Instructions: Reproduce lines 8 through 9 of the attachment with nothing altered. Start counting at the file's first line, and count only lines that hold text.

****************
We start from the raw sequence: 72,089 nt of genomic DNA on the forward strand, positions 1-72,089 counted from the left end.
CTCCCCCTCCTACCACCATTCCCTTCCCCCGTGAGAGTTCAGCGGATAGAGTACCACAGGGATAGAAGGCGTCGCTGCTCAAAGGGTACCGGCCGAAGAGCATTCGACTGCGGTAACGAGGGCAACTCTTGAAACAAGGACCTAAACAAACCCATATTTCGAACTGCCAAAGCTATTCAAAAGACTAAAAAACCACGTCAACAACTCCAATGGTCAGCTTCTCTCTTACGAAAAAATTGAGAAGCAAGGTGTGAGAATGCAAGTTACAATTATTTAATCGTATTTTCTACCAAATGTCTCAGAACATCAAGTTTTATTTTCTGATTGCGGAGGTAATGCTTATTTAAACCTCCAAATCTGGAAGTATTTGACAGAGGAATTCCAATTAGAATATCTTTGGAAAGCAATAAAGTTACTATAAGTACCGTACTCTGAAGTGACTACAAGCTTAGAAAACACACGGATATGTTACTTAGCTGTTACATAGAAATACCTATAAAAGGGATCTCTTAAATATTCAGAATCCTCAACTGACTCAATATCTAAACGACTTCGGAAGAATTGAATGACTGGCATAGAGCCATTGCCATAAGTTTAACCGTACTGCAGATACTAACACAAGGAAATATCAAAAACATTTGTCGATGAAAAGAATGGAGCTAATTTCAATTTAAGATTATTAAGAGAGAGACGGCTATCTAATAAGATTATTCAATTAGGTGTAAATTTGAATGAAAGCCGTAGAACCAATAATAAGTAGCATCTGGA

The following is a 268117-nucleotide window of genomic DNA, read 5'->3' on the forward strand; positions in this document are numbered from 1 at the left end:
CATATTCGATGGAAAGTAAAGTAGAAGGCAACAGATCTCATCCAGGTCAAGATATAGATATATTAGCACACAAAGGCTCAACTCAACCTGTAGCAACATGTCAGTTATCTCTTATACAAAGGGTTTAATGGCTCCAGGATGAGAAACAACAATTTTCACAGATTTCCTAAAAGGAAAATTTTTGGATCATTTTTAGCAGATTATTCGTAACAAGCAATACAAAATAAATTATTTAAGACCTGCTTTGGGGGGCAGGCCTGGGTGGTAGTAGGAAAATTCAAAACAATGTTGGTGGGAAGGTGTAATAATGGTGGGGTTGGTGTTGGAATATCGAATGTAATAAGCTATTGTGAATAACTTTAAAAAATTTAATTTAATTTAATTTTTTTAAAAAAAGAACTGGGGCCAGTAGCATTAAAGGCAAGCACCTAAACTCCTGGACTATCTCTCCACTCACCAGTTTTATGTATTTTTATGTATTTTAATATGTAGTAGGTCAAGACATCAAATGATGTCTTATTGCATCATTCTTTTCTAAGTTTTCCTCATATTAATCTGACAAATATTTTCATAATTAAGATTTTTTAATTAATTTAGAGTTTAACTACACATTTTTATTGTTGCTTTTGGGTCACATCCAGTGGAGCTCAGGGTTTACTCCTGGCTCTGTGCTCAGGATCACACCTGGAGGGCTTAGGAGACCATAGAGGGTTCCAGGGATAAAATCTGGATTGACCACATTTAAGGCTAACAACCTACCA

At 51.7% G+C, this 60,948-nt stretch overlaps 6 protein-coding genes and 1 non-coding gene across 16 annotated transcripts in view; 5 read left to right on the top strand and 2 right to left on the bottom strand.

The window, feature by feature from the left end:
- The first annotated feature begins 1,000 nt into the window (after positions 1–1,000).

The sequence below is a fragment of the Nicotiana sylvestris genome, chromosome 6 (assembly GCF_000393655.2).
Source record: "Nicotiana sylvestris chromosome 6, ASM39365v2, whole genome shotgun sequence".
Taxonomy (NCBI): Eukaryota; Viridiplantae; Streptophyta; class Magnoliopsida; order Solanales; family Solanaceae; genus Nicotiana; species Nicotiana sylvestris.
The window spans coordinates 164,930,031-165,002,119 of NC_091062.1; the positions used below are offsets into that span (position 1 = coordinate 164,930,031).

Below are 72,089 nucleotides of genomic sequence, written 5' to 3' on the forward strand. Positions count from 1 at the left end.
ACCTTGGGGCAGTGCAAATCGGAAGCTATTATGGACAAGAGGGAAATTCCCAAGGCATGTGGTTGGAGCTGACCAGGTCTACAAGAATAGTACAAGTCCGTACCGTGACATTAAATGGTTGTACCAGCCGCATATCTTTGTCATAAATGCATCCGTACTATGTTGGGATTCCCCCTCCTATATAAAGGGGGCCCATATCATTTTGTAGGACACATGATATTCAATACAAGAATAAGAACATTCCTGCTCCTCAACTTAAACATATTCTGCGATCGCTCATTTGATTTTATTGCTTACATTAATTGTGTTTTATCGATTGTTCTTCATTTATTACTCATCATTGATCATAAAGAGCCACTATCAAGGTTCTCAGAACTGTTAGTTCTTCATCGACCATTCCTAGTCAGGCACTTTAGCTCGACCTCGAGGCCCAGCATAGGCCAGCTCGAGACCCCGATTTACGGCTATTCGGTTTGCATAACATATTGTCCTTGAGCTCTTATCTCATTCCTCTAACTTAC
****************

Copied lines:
The sequence below is a fragment of the Nicotiana sylvestris genome, chromosome 6 (assembly GCF_000393655.2).
Source record: "Nicotiana sylvestris chromosome 6, ASM39365v2, whole genome shotgun sequence".